I have previously referenced the work of Martin Parr earlier on my blog, but was advised by my tutor to look especially at his collection called ‘The Last Resort’. I had a substantial lack of confidence for my latest assignment and chose to avoid photographing people where possible – something I am fully aware I need to overcome. As my tutor Robert pointed out – we are all entitled to photograph the world around us, and at times may need to seek permission, but photographing people both aware and unaware is something I need to become much more confident with.
What I learnt instantly from looking at ‘The Last Resort’ is just how confident Parr is when photographing his subjects. He manages to capture such raw and intimate moments in time.
His collection can be viewed here:
There’s very little in the way of preparation with this collection. No one is posed or positioned in order to create a more aesthetic composition. There’s no second chance, or chance to recreate a certain shot. What is also apparent is that Parr is up close and personal, rather than relying on/hiding behind a zoom lens. Parr’s ability to capture expressions and gestures are purely a combination of his impeccable timing, his eye for detail and most importantly, his confidence behind the camera.
What captivated me the most about this collection is the glaring irony.
‘New Brighton is a seaside resort on the Wirral Peninsula, three miles from Liverpool. Originally a watering place for the wealthy merchants of Liverpool, New Brighton hit the peak of its popularity in the first two decades of this century. The tower, built in 1897, was actually higher than Blackpool’s but had to be demolished after the First World War due to the neglect. New Brighton’s decline was accelerated in the 1960’s when most of the sand disappeared because of the tidal changes in the River Mersey. This was consolidated by the closure of the ferry service to Liverpool (1971) and the demolition of the pier (1978).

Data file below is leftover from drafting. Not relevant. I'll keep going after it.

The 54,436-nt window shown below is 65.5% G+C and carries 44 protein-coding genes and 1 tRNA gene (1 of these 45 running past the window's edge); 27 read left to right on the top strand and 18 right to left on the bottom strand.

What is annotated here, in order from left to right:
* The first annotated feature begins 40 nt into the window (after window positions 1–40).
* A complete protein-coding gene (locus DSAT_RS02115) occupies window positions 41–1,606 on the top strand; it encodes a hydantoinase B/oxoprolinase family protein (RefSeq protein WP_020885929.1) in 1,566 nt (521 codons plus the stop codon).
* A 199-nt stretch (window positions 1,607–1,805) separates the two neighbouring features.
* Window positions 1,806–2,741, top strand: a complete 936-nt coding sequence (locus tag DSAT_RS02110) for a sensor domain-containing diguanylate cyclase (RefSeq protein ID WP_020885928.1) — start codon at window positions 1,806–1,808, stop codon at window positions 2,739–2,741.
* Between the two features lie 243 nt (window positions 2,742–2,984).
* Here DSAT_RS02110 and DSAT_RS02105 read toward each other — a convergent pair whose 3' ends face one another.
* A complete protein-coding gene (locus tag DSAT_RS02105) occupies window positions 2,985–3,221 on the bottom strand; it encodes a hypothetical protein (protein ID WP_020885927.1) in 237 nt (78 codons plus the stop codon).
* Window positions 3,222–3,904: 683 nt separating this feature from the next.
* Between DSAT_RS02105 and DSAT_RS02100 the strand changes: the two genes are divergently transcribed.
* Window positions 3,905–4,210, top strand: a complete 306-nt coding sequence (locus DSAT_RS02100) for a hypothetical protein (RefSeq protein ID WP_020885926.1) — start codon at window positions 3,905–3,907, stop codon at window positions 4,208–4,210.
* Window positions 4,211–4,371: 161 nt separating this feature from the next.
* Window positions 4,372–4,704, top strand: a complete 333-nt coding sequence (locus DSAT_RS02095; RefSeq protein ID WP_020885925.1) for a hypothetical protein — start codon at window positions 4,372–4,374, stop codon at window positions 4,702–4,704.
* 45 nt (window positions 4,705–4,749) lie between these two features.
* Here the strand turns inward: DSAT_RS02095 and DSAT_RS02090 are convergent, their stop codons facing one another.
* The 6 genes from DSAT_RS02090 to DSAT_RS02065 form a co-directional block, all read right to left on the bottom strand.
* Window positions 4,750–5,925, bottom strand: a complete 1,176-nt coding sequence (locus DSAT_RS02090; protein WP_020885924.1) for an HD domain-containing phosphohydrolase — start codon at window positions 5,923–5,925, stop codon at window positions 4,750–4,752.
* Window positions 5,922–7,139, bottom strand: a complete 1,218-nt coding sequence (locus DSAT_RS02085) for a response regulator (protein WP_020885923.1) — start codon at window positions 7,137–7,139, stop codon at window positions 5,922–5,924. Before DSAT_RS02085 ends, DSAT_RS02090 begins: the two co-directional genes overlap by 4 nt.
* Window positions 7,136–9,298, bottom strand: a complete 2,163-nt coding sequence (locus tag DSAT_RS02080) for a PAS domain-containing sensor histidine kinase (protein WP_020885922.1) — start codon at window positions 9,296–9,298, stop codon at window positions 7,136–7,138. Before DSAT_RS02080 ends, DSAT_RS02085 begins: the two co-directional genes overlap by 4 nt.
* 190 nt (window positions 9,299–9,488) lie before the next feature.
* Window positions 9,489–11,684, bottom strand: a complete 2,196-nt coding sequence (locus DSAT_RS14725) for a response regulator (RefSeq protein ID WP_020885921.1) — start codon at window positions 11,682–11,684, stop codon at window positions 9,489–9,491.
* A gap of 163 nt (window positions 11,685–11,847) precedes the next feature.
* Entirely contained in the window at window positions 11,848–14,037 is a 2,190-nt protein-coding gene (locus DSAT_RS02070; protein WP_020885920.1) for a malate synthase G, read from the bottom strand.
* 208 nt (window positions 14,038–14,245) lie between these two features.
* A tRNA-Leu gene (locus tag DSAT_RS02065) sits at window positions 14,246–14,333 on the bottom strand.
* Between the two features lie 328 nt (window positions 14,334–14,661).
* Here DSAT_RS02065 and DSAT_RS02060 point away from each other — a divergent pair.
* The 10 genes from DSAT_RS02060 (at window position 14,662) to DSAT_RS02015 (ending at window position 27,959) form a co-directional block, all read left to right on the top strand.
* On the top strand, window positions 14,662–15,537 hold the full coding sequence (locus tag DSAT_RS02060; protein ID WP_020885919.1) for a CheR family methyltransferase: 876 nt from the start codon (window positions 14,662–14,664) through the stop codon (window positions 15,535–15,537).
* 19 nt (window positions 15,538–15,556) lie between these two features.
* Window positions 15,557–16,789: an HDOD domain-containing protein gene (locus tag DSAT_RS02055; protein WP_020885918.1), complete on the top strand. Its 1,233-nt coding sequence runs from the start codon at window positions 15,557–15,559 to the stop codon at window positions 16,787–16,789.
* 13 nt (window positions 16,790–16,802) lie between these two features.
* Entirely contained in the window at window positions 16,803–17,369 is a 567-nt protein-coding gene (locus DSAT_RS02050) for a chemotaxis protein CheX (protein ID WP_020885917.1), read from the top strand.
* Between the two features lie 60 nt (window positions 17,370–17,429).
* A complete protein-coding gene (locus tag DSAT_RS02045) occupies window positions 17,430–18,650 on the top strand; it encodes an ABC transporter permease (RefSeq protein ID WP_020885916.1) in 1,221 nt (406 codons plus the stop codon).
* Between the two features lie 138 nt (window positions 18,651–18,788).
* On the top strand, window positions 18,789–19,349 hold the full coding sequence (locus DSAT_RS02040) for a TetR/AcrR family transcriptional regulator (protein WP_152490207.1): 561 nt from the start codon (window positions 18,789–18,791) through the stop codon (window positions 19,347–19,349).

Despite this, some notable features remain: the Lido outdoor swimming pool, built in 1934, is one of the largest in Europe. There is also a fine promenade and ‘The Palace’ amusement park.
Today’s visitors to New Brighton are day-trippers from Liverpool and the Wirral. A hot summer day can still draw large crowds. Martin photographs document contemporary New Brighton: and urban seaside resort, run down, but very much alive.’
This resort used to be frequented by the wealthy, but slowly spiralled into a decline – which is very much apparent in this series. People had gone on day trips and vacations to this destination, yet the feeling of disrepair or some sort of disconnect is very much apparent. The litter scattered amongst groups of sunbathers, the crying children, the bored parents and the elderly couples sitting in silence. What a captivating collection. This really has given me the drive to photograph the public….